You may need to leave your home or "evacuate" during an emergency. Sometimes pet owners will stay with their pets or leave their pets behind. But this is unsafe for both pet owners and rescue workers. During Hurricane Katrina, 44% of the people who chose not to evacuate said they didn't want to leave their pets. That's roughly 200,000 people.
Make plans now so that you can safely take your pets with you if you need to leave. And if you get separated, make sure you have ways to find them.
Have a Shelter Plan
If you need to leave your home, don't leave your pets behind. If it's not safe for you to stay, then it's unsafe for them to stay. During a large emergency, shelters will open to help address human needs. Stay informed to find out which ones will allow all pets and which will allow only service animals.
Have a Backup Plan
In case you aren't able to bring animals with you to a shelter, have a few backup plans.
- Check with friends and family who live outside your immediate area to see if they are willing and able to take them.
- Contact hotels outside your local area to check their policies on accepting pets. Ask about restrictions on number, size, and species. Ask if "no pet" policies can be waived in an emergency. Keep a list of locations and phone numbers for "pet friendly" places in your emergency supply kit.
- Make a list of boarding facilities and veterinarians who could shelter animals in an emergency. Include 24-hour phone numbers.
Spay and Neuter
Spay and neuter your animals, as well as any stray or foster animals in your care. If you're separated from your animals, they may end up in an animal shelter, which could be overcrowded during an emergency.
Help Others, If You Can
If you can give temporary shelter to misplaced pets during a disaster, you may be able to save a person or an animal's life. If you take in a lost animal, let rescue organizations like the Humane Society know so that the animal can be reunited with its family.
Help Others Help You
Know Your Neighbors
You might not be home with a disaster hits. Your neighbors might be able to help your pets. They are more likely to help if they know you and your pets. Get to know your neighbors and talk to them about your emergency plans.
Include Pet Info in Your Emergency Plan
Your family's emergency plan should include information about your pets. This includes info such as: your pets' names, type of animal, age, color, breed, microchip info, medical info, veterinary info, and a photo of your pets. Give copies to everyone involved in the emergency plan.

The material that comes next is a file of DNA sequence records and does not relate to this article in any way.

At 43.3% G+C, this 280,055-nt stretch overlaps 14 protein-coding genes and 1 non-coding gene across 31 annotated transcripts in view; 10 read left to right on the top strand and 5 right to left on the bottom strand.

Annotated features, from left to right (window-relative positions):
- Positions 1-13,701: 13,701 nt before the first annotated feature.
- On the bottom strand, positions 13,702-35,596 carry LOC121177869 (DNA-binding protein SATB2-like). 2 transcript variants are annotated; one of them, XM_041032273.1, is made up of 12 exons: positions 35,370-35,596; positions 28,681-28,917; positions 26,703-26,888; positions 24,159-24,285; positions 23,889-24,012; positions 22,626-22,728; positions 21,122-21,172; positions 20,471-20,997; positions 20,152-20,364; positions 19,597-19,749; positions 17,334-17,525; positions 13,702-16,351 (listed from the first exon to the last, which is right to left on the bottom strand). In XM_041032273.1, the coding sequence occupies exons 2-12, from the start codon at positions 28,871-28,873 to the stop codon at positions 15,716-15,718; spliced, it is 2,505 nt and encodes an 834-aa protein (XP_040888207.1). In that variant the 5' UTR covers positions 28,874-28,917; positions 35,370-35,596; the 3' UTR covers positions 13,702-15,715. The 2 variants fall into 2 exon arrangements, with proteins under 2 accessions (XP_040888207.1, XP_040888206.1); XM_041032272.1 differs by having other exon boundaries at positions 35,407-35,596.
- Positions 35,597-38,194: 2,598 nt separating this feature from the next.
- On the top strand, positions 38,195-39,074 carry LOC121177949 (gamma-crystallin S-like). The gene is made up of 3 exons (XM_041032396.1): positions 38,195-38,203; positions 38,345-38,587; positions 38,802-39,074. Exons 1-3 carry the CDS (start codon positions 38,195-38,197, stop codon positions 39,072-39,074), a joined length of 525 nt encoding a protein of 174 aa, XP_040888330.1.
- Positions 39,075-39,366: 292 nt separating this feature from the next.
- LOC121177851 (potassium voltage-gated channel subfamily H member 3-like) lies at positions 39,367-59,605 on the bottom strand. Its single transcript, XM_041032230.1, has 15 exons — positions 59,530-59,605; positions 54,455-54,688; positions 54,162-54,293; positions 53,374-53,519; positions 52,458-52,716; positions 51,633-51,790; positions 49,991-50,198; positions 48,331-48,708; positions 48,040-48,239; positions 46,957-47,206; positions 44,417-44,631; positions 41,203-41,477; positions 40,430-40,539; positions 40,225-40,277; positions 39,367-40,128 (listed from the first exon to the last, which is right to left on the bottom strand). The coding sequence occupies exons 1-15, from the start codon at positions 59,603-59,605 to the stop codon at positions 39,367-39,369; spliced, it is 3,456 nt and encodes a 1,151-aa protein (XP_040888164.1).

Leave Clues for Emergency Workers
Put a "pet alert" sticker or sign in your window to let emergency workers know that pets are inside your home. Make sure the sticker is visible and includes the types and number of pets in your home. If you need to evacuate (and if time allows), write "evacuated" across the sticker so rescue workers don't delay by looking for pets that have already left the building.
Plan for Livestock
Planning for Emergencies
Caring for livestock during an emergency can be complicated. Plan ahead to ensure you can tend to their needs and safely evacuate them if necessary.
- Discuss and plan natural disaster management and evacuation of livestock with your veterinary professionals, neighbors, and local volunteer organizations.
- Plan for the possibility of being separated from your animals for a while.
- If you don't have a trailer, make connections ahead of time. Find nearby rental companies, talk to neighbors, and get to know local livestock groups, 4H, FFA, etc.
- Check out the American Veterinary Medical Association's brochure Saving the Whole Family (available in Spanish). This booklet includes detailed information on assembling emergency kits and plans for a wide variety of animal species.
Preparing to Evacuate
- Learn about Evacuation levels and how to be prepared.
- Follow your county's social media for livestock evacuation and reunification information.
- Make sure to bring copies of testing and vaccination paperwork. This is critical, especially if you cross state lines.